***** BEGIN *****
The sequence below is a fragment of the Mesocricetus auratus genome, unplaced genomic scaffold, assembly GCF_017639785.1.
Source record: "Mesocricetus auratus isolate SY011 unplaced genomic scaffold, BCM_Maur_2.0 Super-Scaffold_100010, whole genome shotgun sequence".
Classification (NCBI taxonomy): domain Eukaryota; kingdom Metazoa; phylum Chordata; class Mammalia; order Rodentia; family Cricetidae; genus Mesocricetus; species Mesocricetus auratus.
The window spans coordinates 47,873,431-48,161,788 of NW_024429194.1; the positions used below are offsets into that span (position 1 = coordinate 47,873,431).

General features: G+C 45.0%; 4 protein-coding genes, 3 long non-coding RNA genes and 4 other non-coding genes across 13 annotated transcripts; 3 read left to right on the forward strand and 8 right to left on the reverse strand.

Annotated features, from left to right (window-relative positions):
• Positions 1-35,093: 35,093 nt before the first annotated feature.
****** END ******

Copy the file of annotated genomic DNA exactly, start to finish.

The sequence below is a fragment of the Mesocricetus auratus genome, unplaced genomic scaffold, assembly GCF_017639785.1.
Source record: "Mesocricetus auratus isolate SY011 unplaced genomic scaffold, BCM_Maur_2.0 Super-Scaffold_100010, whole genome shotgun sequence".
Classification (NCBI taxonomy): domain Eukaryota; kingdom Metazoa; phylum Chordata; class Mammalia; order Rodentia; family Cricetidae; genus Mesocricetus; species Mesocricetus auratus.
The window spans coordinates 47,873,431-48,161,788 of NW_024429194.1; the positions used below are offsets into that span (position 1 = coordinate 47,873,431).

General features: G+C 45.0%; 4 protein-coding genes, 3 long non-coding RNA genes and 4 other non-coding genes across 13 annotated transcripts; 3 read left to right on the forward strand and 8 right to left on the reverse strand.

Annotated features, from left to right (window-relative positions):
• Positions 1-35,093: 35,093 nt before the first annotated feature.